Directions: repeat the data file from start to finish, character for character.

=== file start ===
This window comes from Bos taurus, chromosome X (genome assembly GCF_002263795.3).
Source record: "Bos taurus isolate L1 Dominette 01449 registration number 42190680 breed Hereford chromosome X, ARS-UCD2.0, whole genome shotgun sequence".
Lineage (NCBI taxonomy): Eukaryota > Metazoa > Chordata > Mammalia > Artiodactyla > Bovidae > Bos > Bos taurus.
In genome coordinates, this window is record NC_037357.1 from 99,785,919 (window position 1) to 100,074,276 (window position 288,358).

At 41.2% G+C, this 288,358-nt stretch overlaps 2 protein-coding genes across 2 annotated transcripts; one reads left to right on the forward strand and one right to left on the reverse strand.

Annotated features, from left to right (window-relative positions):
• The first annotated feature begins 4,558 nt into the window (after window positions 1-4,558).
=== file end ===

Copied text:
This window comes from Bos taurus, chromosome X (genome assembly GCF_002263795.3).
Source record: "Bos taurus isolate L1 Dominette 01449 registration number 42190680 breed Hereford chromosome X, ARS-UCD2.0, whole genome shotgun sequence".
Lineage (NCBI taxonomy): Eukaryota > Metazoa > Chordata > Mammalia > Artiodactyla > Bovidae > Bos > Bos taurus.
In genome coordinates, this window is record NC_037357.1 from 99,785,919 (window position 1) to 100,074,276 (window position 288,358).

At 41.2% G+C, this 288,358-nt stretch overlaps 2 protein-coding genes across 2 annotated transcripts; one reads left to right on the forward strand and one right to left on the reverse strand.

Annotated features, from left to right (window-relative positions):
• The first annotated feature begins 4,558 nt into the window (after window positions 1-4,558).